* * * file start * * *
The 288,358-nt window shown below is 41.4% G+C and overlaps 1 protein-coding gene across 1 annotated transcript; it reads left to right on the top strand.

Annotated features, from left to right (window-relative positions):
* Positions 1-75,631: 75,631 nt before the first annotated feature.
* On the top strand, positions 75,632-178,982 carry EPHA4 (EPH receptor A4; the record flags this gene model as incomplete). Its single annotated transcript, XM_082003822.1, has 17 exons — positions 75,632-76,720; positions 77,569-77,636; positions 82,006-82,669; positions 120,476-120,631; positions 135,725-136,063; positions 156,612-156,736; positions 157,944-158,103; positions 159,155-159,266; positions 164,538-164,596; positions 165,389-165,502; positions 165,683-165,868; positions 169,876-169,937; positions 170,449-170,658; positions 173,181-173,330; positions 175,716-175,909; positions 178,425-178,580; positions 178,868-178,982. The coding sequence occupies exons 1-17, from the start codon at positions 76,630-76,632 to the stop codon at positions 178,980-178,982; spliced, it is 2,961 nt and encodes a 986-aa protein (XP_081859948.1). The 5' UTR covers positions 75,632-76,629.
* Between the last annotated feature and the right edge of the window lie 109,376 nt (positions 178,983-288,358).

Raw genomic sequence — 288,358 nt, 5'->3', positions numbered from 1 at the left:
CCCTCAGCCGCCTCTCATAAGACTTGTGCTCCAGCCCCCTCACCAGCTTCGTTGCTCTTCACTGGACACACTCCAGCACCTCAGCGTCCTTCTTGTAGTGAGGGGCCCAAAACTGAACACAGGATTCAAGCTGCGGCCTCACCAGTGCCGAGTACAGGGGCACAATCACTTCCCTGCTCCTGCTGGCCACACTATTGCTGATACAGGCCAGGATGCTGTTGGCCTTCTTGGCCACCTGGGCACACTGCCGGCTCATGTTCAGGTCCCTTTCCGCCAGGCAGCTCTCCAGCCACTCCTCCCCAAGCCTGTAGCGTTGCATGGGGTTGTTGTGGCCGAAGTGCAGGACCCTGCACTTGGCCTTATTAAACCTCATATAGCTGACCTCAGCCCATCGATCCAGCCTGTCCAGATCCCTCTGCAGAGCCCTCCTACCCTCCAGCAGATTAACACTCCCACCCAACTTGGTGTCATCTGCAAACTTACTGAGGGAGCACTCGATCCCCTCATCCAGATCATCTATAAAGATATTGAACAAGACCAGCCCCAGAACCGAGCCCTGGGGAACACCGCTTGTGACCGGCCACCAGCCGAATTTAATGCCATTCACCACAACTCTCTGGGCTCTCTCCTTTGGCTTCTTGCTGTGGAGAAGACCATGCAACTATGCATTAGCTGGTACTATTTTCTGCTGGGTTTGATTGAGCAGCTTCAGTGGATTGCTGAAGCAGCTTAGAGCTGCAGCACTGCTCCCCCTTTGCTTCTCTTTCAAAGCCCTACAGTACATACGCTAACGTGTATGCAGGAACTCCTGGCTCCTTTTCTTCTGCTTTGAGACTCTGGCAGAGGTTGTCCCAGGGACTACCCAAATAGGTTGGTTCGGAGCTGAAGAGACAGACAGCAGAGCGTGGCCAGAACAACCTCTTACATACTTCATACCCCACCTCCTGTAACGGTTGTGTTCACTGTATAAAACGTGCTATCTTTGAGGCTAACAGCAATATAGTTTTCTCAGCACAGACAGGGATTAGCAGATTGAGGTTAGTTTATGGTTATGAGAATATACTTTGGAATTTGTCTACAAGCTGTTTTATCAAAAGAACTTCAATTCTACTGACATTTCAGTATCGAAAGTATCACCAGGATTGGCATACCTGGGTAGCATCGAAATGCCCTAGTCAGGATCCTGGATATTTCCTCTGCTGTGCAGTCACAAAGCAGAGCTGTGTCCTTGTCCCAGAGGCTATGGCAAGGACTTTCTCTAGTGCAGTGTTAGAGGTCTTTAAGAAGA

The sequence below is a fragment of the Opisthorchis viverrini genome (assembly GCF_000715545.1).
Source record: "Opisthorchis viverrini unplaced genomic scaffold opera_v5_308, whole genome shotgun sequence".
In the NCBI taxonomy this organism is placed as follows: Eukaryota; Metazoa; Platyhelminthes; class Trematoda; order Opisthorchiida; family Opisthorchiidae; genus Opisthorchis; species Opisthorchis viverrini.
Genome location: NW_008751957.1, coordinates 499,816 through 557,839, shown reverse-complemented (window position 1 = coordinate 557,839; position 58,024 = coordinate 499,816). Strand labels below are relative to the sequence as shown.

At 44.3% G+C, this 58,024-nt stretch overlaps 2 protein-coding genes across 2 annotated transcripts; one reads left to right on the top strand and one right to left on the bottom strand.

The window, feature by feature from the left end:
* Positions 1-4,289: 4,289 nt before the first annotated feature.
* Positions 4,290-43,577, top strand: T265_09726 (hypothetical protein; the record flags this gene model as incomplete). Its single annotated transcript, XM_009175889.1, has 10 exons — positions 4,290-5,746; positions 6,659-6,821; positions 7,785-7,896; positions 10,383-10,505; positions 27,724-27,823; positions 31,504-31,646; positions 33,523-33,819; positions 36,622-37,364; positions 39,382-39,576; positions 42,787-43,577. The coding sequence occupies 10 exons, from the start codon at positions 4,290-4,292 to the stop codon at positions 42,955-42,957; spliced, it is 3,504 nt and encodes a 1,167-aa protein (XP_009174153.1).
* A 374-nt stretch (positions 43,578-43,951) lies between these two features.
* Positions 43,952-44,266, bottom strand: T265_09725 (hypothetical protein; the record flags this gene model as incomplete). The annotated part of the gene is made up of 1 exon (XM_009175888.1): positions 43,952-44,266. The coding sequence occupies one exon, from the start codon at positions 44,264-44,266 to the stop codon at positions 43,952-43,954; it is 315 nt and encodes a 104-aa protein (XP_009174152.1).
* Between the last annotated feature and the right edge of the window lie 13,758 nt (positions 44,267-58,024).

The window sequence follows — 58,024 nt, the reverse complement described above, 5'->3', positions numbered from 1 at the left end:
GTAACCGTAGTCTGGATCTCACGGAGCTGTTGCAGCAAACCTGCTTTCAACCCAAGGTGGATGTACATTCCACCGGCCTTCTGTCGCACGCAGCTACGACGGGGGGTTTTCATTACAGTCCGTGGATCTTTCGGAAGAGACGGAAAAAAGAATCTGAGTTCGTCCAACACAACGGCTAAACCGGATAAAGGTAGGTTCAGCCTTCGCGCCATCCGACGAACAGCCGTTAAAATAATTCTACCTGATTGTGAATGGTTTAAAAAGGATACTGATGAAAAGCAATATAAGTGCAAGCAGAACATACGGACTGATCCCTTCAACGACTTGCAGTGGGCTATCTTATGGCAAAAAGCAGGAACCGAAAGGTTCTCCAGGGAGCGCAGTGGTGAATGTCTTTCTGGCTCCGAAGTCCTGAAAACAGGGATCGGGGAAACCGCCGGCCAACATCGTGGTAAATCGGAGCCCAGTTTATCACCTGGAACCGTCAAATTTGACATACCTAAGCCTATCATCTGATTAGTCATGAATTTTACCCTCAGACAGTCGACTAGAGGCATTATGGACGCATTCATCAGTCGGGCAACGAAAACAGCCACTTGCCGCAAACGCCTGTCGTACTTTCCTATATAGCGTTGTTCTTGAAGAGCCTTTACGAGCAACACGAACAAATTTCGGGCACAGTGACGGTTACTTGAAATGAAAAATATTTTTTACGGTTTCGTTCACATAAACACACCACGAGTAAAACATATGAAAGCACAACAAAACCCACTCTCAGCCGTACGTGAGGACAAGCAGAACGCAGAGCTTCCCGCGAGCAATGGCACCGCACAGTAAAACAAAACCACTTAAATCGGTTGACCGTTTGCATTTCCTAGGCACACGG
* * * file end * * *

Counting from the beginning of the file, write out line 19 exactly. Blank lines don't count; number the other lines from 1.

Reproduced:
The window sequence follows — 58,024 nt, the reverse complement described above, 5'->3', positions numbered from 1 at the left end: